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Section 2

2. But we must enquire into Quality in itself: to know its nature is certainly the way to settle our general question.

The first point is to assure ourselves whether or not one and the same thing may be held to be sometimes a mere qualification and sometimes a constituent of Reality- not staying on the point that qualification could not be constitutive of a Reality but of a qualified Reality only.

Now in a Reality possessing a determined quality, the Reality and the fact of existence precede the qualified Reality.

What, then, in the case of fire is the Reality which precedes the qualified Reality?

Its mere body, perhaps? If so, body being the Reality, fire is a warmed body; and the total thing is not the Reality; and the fire has warmth as a man might have a snub nose.

Rejecting its warmth, its glow, its lightness- all which certainly do seem to be qualities- and its resistance, there is left only its extension by three dimensions: in other words, its Matter is its Reality.

But that cannot be held: surely the form is much more likely than the Matter to be the Reality.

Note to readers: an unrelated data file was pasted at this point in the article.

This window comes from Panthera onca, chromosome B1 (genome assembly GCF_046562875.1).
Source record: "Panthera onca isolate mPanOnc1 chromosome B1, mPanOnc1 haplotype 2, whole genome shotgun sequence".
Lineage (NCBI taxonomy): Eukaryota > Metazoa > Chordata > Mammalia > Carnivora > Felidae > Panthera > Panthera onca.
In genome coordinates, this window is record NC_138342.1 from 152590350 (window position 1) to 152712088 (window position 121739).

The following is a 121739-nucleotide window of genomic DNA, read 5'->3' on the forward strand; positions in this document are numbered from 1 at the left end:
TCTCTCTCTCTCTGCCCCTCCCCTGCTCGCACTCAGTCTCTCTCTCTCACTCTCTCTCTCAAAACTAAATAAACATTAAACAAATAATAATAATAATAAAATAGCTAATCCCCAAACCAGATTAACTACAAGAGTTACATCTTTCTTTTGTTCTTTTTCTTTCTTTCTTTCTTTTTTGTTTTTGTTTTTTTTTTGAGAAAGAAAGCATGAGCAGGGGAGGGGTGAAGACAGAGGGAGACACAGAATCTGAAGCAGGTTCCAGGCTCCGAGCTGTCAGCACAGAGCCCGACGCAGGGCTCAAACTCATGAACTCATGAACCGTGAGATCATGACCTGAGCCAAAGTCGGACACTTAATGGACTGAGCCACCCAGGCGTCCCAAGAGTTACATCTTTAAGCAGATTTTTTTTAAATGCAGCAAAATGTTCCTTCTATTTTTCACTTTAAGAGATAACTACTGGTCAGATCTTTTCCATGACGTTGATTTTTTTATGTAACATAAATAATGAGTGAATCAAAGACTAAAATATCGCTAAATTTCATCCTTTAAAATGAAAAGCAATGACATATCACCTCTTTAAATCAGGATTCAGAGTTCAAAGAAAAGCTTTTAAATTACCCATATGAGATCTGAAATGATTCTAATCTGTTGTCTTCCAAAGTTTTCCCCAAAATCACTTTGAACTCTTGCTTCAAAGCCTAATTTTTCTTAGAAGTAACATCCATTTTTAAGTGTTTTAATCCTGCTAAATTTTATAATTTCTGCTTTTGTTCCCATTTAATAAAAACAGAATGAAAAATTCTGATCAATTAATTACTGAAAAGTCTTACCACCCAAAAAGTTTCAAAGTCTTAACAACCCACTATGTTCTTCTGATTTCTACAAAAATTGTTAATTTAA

But is not the Form of Quality?

No, the Form is not a Quality: it is a Reason-Principle.

And the outcome of this Reason-Principle entering into the underlying Matter, what is that?

Certainly not what is seen and burns, for that is the something in which these qualities inhere.

We might define the burning as an Act springing from the Reason-Principle: then the warming and lighting and other effects of fire will be its Acts and we still have found no foothold for its quality.

Such completions of a Reality cannot be called qualities since they are its Acts emanating from the Reason-Principles and from the essential powers. A quality is something persistently outside Reality; it cannot appear as Reality in one place after having figured in another as quality; its function is to bring in the something more after the Reality is established, such additions as virtue, vice, ugliness, beauty, health, a certain shape. On this last, however, it may be remarked that triangularity and quadrangularity are not in themselves qualities, but there is quality when a thing is triangular by having been brought to that shape; the quality is not the triangularity but the patterning to it. The case is the same with the arts and avocations.

Thus: Quality is a condition superadded to a Reality whose existence does not depend upon it, whether this something more be a later acquirement or an accompaniment from the first; it is something in whose absence the Reality would still be complete. It will sometimes come and go, sometimes be inextricably attached, so that there are two forms of Quality, the moveable and the fixed.

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